Dozens of left-leaning, grassroots organizations on Friday are hosting interfaith leaders in Detroit to speak about water shutoffs, concerns over environmental contamination and other water-related issues across the state.
Christian, Jewish and Muslim faith leaders plan to speak at the Charles H. Wright Museum of African American History in Detroit about water access and affordability, privatization, environmental contamination and Line 5 — an Enbridge oil pipeline that runs through the Straits of Mackinac.
That includes Rabbi Alana Alpert, Congregation T’chiyah, director of Detroit Jews for Justice; the Rev. Roslyn Bouier with Brightmoor Connection Food Pantry; Imam Steve Mustapha Elturk with the Islamic Organization of North America and more.
Wayne State University also has agreed to offer a 90-minute workshop at the event, with professors and graduate students educating attendees on how to “advocate for the sustainable management of freshwater resources,” according to the university.
“We really want to bring community members together and to give them an opportunity to be involved and to learn and be interactive … to feel like they’re able to come away with actions and steps that they can take to hopefully better the position that we’re in around a lot of these issues that we’re dealing with across the state,” said Shannon Abbott, event spokeswoman.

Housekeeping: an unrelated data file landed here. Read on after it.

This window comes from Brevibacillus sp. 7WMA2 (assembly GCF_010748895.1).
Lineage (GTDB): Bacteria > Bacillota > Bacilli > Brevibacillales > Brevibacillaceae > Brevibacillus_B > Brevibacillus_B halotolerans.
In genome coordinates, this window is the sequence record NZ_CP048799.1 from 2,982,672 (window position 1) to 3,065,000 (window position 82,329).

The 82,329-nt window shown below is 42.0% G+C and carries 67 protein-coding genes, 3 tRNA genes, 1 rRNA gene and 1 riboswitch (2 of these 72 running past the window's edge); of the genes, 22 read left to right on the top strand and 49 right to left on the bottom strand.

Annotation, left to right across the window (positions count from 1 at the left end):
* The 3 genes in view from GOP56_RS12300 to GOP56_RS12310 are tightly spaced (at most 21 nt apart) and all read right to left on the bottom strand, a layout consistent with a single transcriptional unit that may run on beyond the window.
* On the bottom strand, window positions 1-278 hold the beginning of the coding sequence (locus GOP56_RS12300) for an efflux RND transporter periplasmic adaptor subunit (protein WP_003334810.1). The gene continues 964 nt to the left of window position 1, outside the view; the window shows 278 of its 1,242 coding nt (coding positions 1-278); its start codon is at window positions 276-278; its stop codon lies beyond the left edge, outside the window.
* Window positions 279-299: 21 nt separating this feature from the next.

Abbott said the coalition of organizations holds an event every year on March 22, which usually involves lobbying lawmakers in Lansing on water issues.
The groups advocate for Line 5 to be shut down, as well as more action on environmental issues like ending Nestlé Waters North America’s bottled water withdrawal in Northern Michigan and stricter water conservation practices, Abbott said.
They also urge more action on addressing widespread pollution from a suite of carcinogenic man-made chemicals, known as PFAS, or per- and polyfluoroalkyl substances.
This year, March 22 fell on a Friday, when the state Legislature is not in session. The organizations therefore decided to host interfaith leaders in Detroit, including workshops and art activities “so everybody could find a way to interact,” Abott said.
The event will cost about $2,000 total for food and drinks, and was mostly made possible through donations from the People’s Water Board Coalition and Michigan Citizens for Water Conservation, according to Abbott.
Abbott said more than 300 people have registered for the event, although she hopes to see more.
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